For the Commercial-News
---- — WILLIAMSPORT, Ind. — When Peggy Kenworthy left her home in State Line City to enroll at Indiana State University in 1963, she moved into a still shiny one-year-old, women-only residence hall that her older sister had helped christen the year before.
When her grandson Lane Swanson of Williamsport enrolled for the fall semester this year, he found himself assigned to a sparkling co-ed residence hall fresh from a $10 million renovation.
As it turned out, grandmother and grandson were assigned not only to the same building, but to the same room, 50 years apart.
At first, Swanson, a May graduate of Seeger Junior-Senior High School, didn’t realize the significance of being assigned to Erickson Hall, Room 305.
“I just thought it was really cool that I got what amounts to a brand new dorm,” he said.
Swanson’s mom, Franki, said, “When we saw the room assignment, I told my mom and she (Kenworthy) looked at me and said, ‘That was my room.’”
“What a wonderful coincidence,” Kenworthy said of her grandson’s random room assignment.
“I met Lane’s mother during June orientation for new students and by chance, she mentioned the assignment of her son to Room 305, Erickson Hall — where his grandmother had also stayed 50 years earlier,” said John Beacon, vice president for enrollment management, marketing and communications.
“The odds of this happening were so great that I told the story repeatedly to groups of parents over the remaining orientation sessions. Without exception, people who heard the story were simply amazed that this could happen.”
Though it is still the same building, the Erickson Hall of 2013 is much different from the Erickson Hall Kenworthy called home during her freshman year at what was then Indiana State Teachers College.
“It was still pretty new, bright and spiffy,” she said, “but the rules were a little different. There were no boys allowed and the girls had to be in the dorm by 10 o’clock on weekdays and midnight on Friday and Saturdays.”
Kenworthy, a retired elementary and special education teacher, recalled that the women of Erickson Hall in 1963 could have male visitors during “open house” from 2-4 p.m. on Sundays, “but the doors were supposed to be open if you had a gentleman friend over and you had to yell ‘Man on floor!’”
Fifty years ago, the building’s bathrooms and showers served an entire floor, while today’s renovated building features restrooms and showers for every five or six rooms.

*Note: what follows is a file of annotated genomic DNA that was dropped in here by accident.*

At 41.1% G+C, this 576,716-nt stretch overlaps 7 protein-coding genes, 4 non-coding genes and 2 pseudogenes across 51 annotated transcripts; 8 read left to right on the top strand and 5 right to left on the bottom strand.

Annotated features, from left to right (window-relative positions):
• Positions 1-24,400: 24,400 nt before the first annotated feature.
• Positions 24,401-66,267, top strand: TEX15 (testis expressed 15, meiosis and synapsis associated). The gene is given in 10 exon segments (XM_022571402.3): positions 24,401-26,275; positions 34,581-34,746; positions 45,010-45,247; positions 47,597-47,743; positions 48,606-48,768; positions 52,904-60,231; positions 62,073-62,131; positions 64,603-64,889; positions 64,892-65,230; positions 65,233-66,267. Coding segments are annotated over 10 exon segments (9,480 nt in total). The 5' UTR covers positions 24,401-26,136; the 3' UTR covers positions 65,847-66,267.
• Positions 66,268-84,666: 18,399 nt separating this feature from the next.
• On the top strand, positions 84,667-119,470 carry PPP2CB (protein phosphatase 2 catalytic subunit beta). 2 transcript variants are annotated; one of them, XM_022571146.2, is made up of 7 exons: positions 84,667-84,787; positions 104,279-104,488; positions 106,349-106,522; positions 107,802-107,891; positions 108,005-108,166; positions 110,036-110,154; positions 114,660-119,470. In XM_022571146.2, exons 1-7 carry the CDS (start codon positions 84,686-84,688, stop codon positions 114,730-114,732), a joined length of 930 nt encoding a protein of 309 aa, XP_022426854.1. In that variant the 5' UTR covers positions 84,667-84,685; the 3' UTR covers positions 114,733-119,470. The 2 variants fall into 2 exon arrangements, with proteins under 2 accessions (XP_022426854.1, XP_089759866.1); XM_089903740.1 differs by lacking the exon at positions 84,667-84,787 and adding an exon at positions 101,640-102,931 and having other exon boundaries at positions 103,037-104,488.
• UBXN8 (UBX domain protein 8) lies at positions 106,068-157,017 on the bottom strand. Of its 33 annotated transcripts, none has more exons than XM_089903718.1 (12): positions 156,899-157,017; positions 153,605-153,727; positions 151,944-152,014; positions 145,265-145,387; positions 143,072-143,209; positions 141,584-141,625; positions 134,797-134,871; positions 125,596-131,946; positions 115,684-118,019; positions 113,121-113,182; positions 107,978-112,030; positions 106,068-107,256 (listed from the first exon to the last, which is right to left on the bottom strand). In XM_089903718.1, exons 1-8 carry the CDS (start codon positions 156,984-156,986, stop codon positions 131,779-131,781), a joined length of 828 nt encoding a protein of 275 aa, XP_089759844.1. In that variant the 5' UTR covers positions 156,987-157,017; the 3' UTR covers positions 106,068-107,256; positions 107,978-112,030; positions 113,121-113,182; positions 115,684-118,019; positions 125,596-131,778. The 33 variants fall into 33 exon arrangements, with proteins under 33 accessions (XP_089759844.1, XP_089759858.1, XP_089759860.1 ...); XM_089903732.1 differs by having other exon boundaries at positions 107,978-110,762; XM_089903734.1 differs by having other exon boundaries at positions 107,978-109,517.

After visiting her grandson’s room recently, Kenworthy said she thinks that, because of the renovation, it occupies only part of the same area as her room, but there is still “something special” about him being assigned to Room 305.
This year marks the beginning of the third chapter in the life of Erickson. After serving as a residence hall for decades, it was converted in the early 1990s to office and classroom space. One year ago, it began the conversion process back into student housing.
The facility now has a much brighter look to it than it did when it first opened to students in the middle of the 20th century. A large lounge area on the first floor and an open stairway allows sunlight into lower level meeting rooms.
As impressive as Lane found Erickson Hall and other campus facilities, different factors featured in his decision to attend his grandmother’s alma mater.
Lane has regularly traveled to Indiana State every June for Special Olympics Indiana to watch his older brother compete.
“We’ve come to Indiana State ever since I was 8 for the state games and I’ve gotten to know the campus pretty well,” he said.
“I was really pleased that he chose Indiana State,” said Franki, a school speech/pathologist who attended Purdue University. “I felt it was the type of school that would fit him and his personality.”
Lane will be part of the first Indiana State class to spend the first year assigned to University College, which features dedicated academic advisors. He also participated in a two-day New Student Orientation program and in Project Success, a week-long program to help participating students make a smooth transition to college life — both programs that were not offered during his grandmother’s student days.
Lane, who plans to major in criminology and criminal justice, and more than 12,000 other Indiana State students, started classes on Tuesday.
He has Kenworthy’s best wishes for finding the same happiness and success she found at Indiana State five decades ago, but he also has an admonition from Grandma.
“I told Lane, ‘The thing of it is that I graduated, so you’d better graduate, too,’” she said.